The integral role played by Orphanet in the research and care spheres has led to its recognition as an IRDiRC Recognised Resource, and integration in the French node of ELIXIR, a European Research Infrastructure Consortium uniting Europe's leading life science organisations. Orphanet and the ORPHA nomenclature are also cited as key resources in every European legislative text on rare diseases and as key measures in many national plans/strategies for rare diseases.

Our services

Orphanet offers a range of freely accessible services:

The Orphanet Consortium

Orphanet is a multi-stakeholder, global consortium of 40 countries, coordinated by the core resource team at the French National Institute of Health and Medical Research (INSERM) in Paris.

List of Consortium Members

Orphanet national team

National teams are responsible for the collection of information on expert centres, medical laboratories, ongoing research and patient organisations in their country and translation in their language if funding available. All Orphanet teams work according to the Orphanet Standard Operating Procedures.

Each national team maintains a national entry point to Orphanet, providing latest news and updates concerning national activities, in the national language of the country concerned.

Orphanet national websites

Orphanet coordinating team

The coordinating team (Inserm US14) is responsible for the coordination of consortium activities, the hardware and software aspects of the project, the database of rare diseases and the production of the encyclopaedia, as well as the training of all members of the consortium and the quality control of the directory of resources in the participating countries.

The coordinating team is also in charge of updating the database in regards to medicinal products in development, from their designation stage to their marketing authorisation.

Our governance

International Level

    • The Management Board, composed of country coordinators, is in charge of identifying funding opportunities, guiding the project to provide an optimum service for the end-users, and considering the inclusion of new teams as well as ensuring the continuity of the project. In the framework of the RD-Action Joint Action 2015-2018 most of the Orphanet activities are co- funded by the EC. As a result, the Orphanet Management board also refers to the General Assembly of the RD-Action project (please refer to www.rd-action.eu for additional information).

External boards

    • The International Advisory Board, composed of international experts , is in charge of advising the Management Board regarding the overall strategy of the project.
      Rules of procedures available here.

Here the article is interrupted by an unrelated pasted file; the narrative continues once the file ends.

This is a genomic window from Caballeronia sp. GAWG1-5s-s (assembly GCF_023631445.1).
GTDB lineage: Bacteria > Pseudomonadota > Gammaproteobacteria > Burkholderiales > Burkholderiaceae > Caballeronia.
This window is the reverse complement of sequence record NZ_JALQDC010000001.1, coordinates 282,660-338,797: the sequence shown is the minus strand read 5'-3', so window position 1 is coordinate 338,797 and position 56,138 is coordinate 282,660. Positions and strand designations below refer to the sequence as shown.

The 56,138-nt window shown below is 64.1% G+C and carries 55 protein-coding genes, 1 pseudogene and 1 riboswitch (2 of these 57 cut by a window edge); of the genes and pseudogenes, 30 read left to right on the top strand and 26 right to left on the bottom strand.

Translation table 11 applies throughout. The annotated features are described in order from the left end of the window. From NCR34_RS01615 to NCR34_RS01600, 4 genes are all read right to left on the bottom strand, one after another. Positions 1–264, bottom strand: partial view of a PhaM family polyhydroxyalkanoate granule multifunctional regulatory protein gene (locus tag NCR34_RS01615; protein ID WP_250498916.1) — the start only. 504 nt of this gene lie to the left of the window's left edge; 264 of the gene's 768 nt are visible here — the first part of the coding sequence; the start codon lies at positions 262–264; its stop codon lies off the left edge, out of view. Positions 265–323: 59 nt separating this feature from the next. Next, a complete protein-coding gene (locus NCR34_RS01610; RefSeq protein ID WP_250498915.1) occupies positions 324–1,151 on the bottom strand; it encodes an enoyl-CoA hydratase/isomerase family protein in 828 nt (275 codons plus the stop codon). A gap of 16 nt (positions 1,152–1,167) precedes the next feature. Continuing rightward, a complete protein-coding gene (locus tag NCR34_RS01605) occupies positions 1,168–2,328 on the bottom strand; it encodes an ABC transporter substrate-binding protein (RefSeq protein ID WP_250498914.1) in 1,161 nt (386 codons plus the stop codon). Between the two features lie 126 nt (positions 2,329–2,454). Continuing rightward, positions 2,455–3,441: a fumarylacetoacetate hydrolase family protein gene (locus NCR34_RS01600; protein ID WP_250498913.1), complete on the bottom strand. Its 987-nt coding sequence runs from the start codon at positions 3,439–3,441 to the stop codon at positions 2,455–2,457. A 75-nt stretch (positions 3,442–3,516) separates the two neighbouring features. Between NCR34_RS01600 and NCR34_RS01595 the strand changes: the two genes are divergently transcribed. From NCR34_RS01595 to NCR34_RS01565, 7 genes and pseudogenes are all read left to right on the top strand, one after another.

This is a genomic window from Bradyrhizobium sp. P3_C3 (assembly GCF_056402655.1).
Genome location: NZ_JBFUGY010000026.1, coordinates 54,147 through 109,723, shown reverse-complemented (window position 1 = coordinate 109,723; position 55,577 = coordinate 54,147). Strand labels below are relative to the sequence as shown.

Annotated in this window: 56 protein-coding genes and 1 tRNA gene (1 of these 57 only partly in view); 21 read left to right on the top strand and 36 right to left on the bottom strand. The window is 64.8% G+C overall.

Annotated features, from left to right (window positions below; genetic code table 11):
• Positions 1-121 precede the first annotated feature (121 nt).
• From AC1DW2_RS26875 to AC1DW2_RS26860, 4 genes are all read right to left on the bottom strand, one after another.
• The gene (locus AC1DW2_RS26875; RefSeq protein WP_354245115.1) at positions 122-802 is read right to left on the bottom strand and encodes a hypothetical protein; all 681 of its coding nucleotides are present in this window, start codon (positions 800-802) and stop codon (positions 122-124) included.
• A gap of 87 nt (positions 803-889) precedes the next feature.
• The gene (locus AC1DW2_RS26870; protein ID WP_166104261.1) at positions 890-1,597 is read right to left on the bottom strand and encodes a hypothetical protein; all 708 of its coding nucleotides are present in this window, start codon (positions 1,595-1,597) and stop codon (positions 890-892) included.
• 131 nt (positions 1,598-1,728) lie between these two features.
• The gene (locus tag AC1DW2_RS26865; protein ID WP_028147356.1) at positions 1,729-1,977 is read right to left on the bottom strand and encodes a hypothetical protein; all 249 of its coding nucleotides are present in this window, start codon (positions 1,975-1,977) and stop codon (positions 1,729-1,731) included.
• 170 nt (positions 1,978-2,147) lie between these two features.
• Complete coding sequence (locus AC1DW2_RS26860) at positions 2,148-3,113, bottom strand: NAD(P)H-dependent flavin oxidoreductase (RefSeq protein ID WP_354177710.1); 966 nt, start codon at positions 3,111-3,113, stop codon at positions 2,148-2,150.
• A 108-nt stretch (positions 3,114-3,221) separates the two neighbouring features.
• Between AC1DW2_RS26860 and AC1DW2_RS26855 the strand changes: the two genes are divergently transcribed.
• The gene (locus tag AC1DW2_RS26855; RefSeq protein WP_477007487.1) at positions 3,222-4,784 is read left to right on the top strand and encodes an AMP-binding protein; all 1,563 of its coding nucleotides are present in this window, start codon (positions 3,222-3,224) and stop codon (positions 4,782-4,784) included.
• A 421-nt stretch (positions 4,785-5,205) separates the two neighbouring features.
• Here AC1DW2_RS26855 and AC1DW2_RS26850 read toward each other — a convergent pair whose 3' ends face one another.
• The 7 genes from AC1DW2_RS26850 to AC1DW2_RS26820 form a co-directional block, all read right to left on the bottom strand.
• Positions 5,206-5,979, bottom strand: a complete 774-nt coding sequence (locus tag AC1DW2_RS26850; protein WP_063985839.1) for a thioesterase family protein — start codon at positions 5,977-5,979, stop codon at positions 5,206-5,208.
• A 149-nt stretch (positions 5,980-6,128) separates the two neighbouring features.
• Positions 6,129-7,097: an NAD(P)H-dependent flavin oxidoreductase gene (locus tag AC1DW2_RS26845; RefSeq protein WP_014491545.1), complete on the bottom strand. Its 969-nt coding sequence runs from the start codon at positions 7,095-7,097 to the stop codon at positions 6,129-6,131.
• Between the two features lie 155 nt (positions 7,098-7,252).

• The Genetic Advisory Board, is in charge of advising Orphanet on topics related to the gene database and the database of genetic tests and laboratories.
      Rules of procedures available here.

These boards discuss the evolution of the project in scope and depth; ensuring its coherence and its evolution, in relation to technological developments and to the needs of its end-users, as well as its sustainability.

National level

    • The National Advisory Board is composed by members nominated by the appropriate legitimate institutions which are defined at country level. The board members contribute with their expertise to Orphanet at country level.

Our funders

The infrastructure and coordination activities are funded jointly by Inserm (the French National Institute of Health and Medical Research), the French Directorate General for Health, and the European Commission through RD-Action (677024), a Joint Action of the 3rd Health Programme of the European Union. Certain services are specifically funded by other partners. Orphanet’s national activities are financed by national institutions and/or specific contracts.

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Our quality commitment

Our quality control program

Data in Orphanet are manually curated and expert validated, following formalised procedures.

Orphanet is committed to providing quality data to its users, and as such a pre and/or post release quality control is performed at Orphanet in order to insure the quality of all the data registered. This quality control is performed according to a predetermined program, updated every year.

Our quality management system

In order to improve our operations and allow our users to assess the way in which we work, Orphanet is working towards ISO 9001 certification for its activities. In this frame work, Orphanet will publish procedures explaining the way in which we work, our workflow and exclusion/inclusion criteria for each type of data.

List of published procedures